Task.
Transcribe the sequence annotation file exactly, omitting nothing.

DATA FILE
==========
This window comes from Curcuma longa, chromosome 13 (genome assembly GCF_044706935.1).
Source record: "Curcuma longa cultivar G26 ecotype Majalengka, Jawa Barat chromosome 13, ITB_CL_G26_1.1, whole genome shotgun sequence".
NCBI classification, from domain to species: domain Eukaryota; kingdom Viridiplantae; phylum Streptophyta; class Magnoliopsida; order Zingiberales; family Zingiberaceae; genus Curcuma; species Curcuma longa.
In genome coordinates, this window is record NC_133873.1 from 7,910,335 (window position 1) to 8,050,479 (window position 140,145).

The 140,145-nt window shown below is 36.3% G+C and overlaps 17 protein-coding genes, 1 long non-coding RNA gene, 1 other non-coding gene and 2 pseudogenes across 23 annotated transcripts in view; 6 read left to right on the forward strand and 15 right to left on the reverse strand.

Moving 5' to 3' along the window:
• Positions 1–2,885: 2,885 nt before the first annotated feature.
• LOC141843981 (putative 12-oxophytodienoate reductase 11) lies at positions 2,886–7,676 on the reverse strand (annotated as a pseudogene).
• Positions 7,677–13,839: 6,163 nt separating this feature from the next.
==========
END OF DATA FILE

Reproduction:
This window comes from Curcuma longa, chromosome 13 (genome assembly GCF_044706935.1).
Source record: "Curcuma longa cultivar G26 ecotype Majalengka, Jawa Barat chromosome 13, ITB_CL_G26_1.1, whole genome shotgun sequence".
NCBI classification, from domain to species: domain Eukaryota; kingdom Viridiplantae; phylum Streptophyta; class Magnoliopsida; order Zingiberales; family Zingiberaceae; genus Curcuma; species Curcuma longa.
In genome coordinates, this window is record NC_133873.1 from 7,910,335 (window position 1) to 8,050,479 (window position 140,145).

The 140,145-nt window shown below is 36.3% G+C and overlaps 17 protein-coding genes, 1 long non-coding RNA gene, 1 other non-coding gene and 2 pseudogenes across 23 annotated transcripts in view; 6 read left to right on the forward strand and 15 right to left on the reverse strand.

Moving 5' to 3' along the window:
• Positions 1–2,885: 2,885 nt before the first annotated feature.
• LOC141843981 (putative 12-oxophytodienoate reductase 11) lies at positions 2,886–7,676 on the reverse strand (annotated as a pseudogene).
• Positions 7,677–13,839: 6,163 nt separating this feature from the next.